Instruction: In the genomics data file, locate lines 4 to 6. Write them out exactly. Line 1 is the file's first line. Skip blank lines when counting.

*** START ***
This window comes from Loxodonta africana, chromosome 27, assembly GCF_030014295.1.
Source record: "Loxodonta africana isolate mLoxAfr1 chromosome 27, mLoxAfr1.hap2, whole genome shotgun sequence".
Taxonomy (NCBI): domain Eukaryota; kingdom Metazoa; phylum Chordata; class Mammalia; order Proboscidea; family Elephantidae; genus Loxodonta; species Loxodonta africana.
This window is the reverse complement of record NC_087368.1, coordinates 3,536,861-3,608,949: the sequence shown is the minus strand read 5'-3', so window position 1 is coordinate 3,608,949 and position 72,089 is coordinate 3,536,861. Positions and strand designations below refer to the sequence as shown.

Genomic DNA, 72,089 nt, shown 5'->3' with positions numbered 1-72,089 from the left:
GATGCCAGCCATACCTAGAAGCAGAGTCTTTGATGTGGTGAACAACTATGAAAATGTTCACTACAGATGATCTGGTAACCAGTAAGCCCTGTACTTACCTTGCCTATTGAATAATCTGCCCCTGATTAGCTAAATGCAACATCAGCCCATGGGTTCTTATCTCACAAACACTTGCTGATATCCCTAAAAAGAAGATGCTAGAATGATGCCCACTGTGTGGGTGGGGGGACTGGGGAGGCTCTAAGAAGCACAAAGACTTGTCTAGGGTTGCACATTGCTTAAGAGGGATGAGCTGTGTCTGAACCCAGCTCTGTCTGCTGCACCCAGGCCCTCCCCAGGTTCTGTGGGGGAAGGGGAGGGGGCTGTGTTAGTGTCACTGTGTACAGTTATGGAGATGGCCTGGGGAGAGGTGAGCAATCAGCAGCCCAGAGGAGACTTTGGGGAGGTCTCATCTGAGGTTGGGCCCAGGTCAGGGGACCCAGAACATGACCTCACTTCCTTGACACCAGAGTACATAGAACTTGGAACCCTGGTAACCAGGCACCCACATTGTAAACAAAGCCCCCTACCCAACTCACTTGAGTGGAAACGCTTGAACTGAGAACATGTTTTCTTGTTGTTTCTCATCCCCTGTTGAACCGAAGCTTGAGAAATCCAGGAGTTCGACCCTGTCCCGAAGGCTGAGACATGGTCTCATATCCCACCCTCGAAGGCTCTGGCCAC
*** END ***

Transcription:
This window is the reverse complement of record NC_087368.1, coordinates 3,536,861-3,608,949: the sequence shown is the minus strand read 5'-3', so window position 1 is coordinate 3,608,949 and position 72,089 is coordinate 3,536,861. Positions and strand designations below refer to the sequence as shown.

Genomic DNA, 72,089 nt, shown 5'->3' with positions numbered 1-72,089 from the left:
GATGCCAGCCATACCTAGAAGCAGAGTCTTTGATGTGGTGAACAACTATGAAAATGTTCACTACAGATGATCTGGTAACCAGTAAGCCCTGTACTTACCTTGCCTATTGAATAATCTGCCCCTGATTAGCTAAATGCAACATCAGCCCATGGGTTCTTATCTCACAAACACTTGCTGATATCCCTAAAAAGAAGATGCTAGAATGATGCCCACTGTGTGGGTGGGGGGACTGGGGAGGCTCTAAGAAGCACAAAGACTTGTCTAGGGTTGCACATTGCTTAAGAGGGATGAGCTGTGTCTGAACCCAGCTCTGTCTGCTGCACCCAGGCCCTCCCCAGGTTCTGTGGGGGAAGGGGAGGGGGCTGTGTTAGTGTCACTGTGTACAGTTATGGAGATGGCCTGGGGAGAGGTGAGCAATCAGCAGCCCAGAGGAGACTTTGGGGAGGTCTCATCTGAGGTTGGGCCCAGGTCAGGGGACCCAGAACATGACCTCACTTCCTTGACACCAGAGTACATAGAACTTGGAACCCTGGTAACCAGGCACCCACATTGTAAACAAAGCCCCCTACCCAACTCACTTGAGTGGAAACGCTTGAACTGAGAACATGTTTTCTTGTTGTTTCTCATCCCCTGTTGAACCGAAGCTTGAGAAATCCAGGAGTTCGACCCTGTCCCGAAGGCTGAGACATGGTCTCATATCCCACCCTCGAAGGCTCTGGCCAC